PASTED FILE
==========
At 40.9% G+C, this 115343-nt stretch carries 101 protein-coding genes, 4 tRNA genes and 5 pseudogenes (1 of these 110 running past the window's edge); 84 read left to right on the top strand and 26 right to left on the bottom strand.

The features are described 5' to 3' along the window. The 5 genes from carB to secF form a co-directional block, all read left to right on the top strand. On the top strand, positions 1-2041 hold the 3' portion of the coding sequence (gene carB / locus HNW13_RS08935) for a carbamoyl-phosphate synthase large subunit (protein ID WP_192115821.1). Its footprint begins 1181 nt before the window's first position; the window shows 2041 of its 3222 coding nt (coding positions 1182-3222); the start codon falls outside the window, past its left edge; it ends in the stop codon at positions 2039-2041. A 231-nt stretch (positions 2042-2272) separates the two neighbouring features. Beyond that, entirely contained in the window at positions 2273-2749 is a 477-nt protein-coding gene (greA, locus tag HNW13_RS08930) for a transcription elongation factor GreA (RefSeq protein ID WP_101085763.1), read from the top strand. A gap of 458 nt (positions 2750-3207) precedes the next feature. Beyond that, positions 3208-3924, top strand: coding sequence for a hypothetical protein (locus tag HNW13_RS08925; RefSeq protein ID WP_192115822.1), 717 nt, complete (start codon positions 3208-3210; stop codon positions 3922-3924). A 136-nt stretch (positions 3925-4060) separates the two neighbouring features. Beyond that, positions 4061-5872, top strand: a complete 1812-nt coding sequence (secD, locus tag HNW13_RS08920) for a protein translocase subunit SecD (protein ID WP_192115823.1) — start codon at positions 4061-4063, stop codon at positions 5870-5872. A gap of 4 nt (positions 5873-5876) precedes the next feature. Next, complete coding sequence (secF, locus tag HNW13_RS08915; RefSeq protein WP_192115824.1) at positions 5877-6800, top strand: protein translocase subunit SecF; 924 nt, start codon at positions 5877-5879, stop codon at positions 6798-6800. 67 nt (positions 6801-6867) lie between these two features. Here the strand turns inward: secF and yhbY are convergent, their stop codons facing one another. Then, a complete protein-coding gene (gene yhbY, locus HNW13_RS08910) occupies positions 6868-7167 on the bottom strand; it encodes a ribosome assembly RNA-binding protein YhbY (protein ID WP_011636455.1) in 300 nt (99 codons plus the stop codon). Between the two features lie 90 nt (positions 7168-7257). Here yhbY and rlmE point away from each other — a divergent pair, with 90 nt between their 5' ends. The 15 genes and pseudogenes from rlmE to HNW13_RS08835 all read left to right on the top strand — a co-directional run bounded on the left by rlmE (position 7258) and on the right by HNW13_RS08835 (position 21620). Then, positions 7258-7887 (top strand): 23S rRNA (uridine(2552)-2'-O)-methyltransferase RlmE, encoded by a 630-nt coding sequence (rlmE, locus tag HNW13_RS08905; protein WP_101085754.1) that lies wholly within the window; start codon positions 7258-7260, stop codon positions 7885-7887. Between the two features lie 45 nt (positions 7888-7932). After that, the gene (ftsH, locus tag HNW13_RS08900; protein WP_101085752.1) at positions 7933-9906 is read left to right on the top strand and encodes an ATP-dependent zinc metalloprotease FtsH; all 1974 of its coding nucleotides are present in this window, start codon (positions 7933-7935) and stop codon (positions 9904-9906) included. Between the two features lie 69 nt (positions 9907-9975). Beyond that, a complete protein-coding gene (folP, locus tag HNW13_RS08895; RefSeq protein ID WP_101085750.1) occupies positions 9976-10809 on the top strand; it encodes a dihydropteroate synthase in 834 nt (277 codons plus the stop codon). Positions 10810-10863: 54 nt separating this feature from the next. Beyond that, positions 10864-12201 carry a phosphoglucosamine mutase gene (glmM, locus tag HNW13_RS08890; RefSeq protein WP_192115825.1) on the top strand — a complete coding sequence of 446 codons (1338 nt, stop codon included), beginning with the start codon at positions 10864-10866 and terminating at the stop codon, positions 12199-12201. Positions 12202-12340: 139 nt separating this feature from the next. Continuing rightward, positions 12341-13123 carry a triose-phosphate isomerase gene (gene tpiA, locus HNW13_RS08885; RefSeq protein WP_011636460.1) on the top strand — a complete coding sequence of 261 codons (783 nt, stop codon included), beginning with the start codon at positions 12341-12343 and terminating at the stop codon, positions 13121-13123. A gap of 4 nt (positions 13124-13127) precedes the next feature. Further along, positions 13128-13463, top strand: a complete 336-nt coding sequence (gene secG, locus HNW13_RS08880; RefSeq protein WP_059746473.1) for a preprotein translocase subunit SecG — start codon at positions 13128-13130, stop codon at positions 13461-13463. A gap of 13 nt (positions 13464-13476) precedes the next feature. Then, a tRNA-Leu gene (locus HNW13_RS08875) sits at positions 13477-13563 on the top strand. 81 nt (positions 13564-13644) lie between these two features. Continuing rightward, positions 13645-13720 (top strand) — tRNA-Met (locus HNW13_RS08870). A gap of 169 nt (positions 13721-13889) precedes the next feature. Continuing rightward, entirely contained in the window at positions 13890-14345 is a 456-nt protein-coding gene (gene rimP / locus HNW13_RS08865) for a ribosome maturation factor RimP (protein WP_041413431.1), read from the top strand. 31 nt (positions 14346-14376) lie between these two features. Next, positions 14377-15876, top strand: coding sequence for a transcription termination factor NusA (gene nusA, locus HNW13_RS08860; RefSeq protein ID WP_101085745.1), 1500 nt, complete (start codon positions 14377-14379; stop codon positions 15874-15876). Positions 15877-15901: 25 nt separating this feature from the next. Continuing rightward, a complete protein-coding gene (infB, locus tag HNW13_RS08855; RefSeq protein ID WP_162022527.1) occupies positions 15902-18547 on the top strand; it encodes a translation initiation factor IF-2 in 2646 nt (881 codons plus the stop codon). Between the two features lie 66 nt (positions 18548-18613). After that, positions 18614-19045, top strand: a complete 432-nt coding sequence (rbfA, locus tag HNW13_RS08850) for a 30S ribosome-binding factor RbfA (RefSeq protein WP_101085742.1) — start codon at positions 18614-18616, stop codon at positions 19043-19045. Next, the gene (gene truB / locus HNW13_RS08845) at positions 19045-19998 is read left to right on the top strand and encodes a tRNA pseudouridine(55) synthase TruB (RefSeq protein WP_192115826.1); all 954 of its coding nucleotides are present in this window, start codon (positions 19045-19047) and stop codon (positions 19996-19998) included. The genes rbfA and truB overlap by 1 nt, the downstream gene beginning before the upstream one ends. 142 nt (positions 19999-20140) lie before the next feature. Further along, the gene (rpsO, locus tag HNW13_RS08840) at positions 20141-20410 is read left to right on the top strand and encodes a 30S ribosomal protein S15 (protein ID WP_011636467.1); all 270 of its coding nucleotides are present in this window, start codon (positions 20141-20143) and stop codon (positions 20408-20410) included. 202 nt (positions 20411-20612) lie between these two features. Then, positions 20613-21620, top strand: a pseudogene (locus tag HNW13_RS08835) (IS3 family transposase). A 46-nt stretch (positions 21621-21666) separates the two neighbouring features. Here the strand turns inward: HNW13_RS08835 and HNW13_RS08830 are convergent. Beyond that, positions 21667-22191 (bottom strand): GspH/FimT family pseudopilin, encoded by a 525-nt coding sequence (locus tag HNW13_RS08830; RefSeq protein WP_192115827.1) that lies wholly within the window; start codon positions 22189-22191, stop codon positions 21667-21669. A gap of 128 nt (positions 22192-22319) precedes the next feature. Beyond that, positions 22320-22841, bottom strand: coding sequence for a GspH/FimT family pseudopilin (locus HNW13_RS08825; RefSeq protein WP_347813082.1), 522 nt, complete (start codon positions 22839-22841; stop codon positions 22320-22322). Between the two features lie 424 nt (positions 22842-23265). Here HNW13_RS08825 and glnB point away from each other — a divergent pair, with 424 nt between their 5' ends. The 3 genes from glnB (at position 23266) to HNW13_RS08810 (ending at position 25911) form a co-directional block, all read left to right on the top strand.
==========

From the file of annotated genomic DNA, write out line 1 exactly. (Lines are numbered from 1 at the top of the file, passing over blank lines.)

At 40.9% G+C, this 115343-nt stretch carries 101 protein-coding genes, 4 tRNA genes and 5 pseudogenes (1 of these 110 running past the window's edge); 84 read left to right on the top strand and 26 right to left on the bottom strand.